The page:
Low-intensity shockwave therapy for erectile dysfunction: is the evidence strong enough?

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Abstract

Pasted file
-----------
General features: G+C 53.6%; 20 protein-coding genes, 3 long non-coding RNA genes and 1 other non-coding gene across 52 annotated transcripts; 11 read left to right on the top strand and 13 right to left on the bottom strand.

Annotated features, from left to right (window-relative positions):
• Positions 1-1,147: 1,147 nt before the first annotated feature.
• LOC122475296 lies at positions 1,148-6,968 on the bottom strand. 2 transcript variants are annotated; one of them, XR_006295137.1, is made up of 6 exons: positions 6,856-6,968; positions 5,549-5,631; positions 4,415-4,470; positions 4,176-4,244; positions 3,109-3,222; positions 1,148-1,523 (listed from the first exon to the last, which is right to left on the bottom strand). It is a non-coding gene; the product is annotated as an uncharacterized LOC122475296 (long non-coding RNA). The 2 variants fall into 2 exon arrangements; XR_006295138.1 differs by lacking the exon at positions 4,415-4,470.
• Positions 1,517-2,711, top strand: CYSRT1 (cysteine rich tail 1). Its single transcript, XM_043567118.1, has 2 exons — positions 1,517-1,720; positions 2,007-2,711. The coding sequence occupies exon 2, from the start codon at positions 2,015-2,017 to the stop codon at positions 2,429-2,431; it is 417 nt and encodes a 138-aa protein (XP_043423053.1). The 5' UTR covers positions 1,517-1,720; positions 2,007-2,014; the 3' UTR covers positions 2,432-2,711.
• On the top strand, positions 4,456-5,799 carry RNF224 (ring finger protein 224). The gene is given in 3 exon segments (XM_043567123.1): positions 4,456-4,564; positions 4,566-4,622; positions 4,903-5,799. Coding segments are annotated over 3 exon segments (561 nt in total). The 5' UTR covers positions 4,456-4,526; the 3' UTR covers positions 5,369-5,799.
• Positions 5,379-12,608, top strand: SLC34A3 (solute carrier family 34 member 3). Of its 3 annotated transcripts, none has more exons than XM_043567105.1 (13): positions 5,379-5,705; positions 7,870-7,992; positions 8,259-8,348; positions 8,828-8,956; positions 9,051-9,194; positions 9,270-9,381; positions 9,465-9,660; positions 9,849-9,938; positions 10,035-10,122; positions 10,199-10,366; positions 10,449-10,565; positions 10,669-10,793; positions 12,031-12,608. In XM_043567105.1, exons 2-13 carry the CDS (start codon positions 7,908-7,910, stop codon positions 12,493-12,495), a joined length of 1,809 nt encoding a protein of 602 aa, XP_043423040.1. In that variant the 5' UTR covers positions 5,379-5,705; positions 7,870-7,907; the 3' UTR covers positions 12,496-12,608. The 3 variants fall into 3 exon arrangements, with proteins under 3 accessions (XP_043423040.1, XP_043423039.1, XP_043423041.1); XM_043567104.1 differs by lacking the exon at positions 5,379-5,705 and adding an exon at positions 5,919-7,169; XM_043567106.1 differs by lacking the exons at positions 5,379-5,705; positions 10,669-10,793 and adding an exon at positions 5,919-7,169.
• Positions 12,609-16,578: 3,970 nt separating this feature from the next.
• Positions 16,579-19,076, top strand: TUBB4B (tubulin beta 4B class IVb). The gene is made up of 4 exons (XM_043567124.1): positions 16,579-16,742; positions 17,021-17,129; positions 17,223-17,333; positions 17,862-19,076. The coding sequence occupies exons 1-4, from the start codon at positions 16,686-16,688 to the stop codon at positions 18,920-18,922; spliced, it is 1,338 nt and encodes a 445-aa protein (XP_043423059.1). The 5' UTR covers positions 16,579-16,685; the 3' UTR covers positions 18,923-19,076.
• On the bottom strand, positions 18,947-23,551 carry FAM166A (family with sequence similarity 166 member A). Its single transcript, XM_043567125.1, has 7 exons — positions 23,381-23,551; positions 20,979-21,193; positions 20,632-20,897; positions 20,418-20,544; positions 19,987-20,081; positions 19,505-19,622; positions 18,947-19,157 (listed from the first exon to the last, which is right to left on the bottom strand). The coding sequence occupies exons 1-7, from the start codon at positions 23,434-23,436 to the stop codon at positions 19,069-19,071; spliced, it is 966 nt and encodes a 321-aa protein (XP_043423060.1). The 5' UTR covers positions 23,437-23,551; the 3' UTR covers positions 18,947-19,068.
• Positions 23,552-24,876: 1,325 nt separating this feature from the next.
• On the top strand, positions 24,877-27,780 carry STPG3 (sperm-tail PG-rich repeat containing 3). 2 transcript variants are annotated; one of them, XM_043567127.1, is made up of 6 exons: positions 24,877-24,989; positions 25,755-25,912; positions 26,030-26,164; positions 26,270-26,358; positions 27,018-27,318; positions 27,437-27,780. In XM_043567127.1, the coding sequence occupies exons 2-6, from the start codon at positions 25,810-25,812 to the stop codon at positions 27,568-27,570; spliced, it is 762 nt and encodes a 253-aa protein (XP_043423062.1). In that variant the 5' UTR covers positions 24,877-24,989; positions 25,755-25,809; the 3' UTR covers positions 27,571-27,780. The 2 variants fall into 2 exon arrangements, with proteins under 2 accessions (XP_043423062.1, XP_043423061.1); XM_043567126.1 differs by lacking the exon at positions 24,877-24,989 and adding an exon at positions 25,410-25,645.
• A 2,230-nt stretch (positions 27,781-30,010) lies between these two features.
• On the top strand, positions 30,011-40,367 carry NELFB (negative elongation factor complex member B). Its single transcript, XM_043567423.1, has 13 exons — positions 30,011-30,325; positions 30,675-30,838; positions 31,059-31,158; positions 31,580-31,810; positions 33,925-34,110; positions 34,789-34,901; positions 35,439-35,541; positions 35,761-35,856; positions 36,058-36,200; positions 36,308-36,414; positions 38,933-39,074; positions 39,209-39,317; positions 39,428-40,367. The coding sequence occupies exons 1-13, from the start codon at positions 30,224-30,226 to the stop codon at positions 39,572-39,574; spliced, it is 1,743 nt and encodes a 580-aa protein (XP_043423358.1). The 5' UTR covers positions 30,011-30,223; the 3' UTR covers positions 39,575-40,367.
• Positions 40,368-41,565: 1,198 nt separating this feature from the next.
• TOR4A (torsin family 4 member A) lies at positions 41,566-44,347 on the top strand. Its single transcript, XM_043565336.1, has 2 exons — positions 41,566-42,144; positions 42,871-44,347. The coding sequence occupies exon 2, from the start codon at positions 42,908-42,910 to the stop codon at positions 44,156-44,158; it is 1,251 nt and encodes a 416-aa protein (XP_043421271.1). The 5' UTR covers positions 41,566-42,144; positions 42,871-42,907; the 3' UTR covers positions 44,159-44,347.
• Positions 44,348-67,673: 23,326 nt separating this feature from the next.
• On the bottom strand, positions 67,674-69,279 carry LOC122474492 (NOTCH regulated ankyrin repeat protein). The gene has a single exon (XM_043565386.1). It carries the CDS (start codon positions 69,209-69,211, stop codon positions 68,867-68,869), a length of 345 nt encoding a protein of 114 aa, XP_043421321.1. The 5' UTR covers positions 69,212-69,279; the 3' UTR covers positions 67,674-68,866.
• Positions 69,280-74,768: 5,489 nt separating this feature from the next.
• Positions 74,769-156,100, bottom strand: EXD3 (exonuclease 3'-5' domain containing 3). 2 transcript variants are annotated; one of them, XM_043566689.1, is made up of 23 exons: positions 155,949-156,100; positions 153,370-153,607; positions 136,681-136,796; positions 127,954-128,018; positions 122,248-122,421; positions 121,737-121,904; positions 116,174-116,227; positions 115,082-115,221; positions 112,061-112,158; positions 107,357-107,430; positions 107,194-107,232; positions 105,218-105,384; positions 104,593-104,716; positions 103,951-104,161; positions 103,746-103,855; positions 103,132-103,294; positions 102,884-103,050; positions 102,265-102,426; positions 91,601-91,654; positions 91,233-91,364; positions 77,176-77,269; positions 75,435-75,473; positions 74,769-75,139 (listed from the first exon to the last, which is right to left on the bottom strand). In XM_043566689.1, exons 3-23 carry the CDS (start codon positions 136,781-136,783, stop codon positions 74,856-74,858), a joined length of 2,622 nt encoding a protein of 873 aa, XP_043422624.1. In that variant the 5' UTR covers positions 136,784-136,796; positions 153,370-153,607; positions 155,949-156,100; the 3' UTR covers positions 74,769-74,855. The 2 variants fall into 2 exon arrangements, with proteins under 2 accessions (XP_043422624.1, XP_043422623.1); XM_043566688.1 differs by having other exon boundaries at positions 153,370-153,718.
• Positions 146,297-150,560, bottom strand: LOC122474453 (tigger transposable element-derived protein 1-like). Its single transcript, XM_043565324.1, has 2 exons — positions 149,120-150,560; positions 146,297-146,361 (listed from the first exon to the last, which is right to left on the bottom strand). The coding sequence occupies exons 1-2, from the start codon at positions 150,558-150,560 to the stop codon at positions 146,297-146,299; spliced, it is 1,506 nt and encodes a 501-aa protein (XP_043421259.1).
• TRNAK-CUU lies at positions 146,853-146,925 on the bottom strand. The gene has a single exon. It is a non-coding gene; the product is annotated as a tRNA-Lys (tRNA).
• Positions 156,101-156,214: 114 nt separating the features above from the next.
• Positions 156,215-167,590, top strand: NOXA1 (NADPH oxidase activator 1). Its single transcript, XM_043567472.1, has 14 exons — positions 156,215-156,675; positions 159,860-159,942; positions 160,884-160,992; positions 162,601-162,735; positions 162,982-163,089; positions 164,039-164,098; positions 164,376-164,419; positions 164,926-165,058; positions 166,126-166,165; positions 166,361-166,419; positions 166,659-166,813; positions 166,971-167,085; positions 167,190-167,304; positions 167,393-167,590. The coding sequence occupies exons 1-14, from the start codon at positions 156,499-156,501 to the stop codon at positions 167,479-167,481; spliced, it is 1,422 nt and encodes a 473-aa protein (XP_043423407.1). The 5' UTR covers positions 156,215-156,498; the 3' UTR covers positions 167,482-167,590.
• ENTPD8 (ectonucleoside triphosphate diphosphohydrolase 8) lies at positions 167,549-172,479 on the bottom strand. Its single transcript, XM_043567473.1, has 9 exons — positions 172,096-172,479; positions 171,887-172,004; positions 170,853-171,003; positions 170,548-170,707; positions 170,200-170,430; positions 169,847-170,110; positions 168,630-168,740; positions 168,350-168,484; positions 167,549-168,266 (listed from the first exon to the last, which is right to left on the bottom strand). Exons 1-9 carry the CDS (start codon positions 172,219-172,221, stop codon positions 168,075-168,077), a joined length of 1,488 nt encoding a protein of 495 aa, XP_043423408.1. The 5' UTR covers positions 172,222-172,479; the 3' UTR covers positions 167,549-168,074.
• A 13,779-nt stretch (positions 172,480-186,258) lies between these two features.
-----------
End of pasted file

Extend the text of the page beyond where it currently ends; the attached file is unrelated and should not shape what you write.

| Erectile dysfunction (ED) affects ˜30% of all men above the age of 40 years and its prevalence steadily increases with age. Current nonsurgical treatment options, including phosphodiesterase type 5 inhibitors (PDE5I), provide temporary relief but have failed to provide a permanent improvement of the condition. Low-intensity extracorporeal shockwave therapy (Li-ESWT) is noninvasive and uses acoustic waves, which can pass through tissue and be focussed to target specific areas or organs to induce the desired effects. The use of Li-ESWT has previously been described in other disease contexts, such as ischaemic heart disease, bone fractures, and burns, in which it improves neoangiogenesis; similar principles seem to apply in the erectile tissue. The major potential advantage of the treatment, therefore, is the possibility to restore natural erectile function. Thus, Li-ESWT is the only currently marketed treatment for ED that might offer a cure, which is the most desired outcome for most men with ED. Li-ESWT has also been suggested to improve the effect of PDE5I in nonresponders, reducing the need for more invasive treatments. Several single-arm trials have shown benefit of Li-ESWT on patient-reported erectile function scores, but data from randomized trials are conflicting, and many questions remain to be answered before we can routinely offer this treatment to patients. Thus, the search for the true clinical value of Li-ESWT for ED represents a dynamic and continuing field of enquiry.

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